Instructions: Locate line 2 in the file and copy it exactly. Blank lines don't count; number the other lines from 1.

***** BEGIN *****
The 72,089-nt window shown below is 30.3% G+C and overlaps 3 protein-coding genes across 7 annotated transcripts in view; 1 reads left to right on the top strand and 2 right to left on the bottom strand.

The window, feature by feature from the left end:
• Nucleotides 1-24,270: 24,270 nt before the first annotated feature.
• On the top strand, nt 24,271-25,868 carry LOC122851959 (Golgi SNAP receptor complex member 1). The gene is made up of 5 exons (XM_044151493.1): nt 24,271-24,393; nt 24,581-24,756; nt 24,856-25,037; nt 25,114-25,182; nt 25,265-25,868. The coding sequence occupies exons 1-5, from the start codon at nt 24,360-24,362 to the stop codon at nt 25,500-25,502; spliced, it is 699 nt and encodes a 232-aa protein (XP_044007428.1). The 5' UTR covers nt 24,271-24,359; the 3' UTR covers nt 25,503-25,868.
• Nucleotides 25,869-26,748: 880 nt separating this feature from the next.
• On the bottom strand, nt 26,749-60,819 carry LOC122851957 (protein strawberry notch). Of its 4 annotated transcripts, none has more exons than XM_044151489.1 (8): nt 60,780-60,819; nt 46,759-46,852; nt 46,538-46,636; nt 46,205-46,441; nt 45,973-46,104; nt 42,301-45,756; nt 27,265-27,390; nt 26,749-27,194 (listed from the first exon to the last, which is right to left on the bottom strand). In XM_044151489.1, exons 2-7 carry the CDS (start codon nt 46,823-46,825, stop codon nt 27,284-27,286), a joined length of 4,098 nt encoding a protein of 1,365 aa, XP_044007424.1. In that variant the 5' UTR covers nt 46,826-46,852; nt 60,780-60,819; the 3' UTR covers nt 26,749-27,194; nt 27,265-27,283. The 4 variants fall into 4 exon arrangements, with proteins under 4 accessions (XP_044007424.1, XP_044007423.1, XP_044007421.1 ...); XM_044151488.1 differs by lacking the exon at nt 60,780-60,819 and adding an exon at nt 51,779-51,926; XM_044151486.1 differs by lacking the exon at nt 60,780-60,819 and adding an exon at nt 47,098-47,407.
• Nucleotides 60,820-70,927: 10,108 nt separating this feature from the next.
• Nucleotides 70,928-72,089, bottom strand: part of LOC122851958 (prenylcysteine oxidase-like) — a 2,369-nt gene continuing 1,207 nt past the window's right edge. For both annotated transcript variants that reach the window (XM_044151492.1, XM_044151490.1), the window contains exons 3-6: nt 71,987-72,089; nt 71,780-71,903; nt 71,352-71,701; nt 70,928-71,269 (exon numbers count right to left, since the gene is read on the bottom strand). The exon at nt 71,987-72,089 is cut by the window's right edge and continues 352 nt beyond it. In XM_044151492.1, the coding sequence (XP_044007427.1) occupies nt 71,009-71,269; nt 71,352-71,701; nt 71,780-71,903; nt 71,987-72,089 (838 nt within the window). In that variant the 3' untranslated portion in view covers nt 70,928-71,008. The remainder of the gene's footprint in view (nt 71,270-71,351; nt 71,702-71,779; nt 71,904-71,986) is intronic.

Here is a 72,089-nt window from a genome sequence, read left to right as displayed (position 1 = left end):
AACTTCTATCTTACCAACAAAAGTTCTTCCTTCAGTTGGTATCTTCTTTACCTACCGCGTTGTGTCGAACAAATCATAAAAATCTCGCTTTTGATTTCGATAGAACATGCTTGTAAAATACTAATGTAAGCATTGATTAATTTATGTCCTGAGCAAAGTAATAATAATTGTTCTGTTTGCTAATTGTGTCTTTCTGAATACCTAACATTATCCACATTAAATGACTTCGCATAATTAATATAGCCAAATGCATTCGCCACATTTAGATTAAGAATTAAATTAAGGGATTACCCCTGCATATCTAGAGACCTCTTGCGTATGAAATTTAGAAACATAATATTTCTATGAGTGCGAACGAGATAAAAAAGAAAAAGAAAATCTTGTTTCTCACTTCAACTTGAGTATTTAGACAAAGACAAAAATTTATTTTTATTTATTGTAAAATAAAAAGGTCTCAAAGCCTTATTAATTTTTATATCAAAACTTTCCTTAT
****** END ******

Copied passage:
The window, feature by feature from the left end: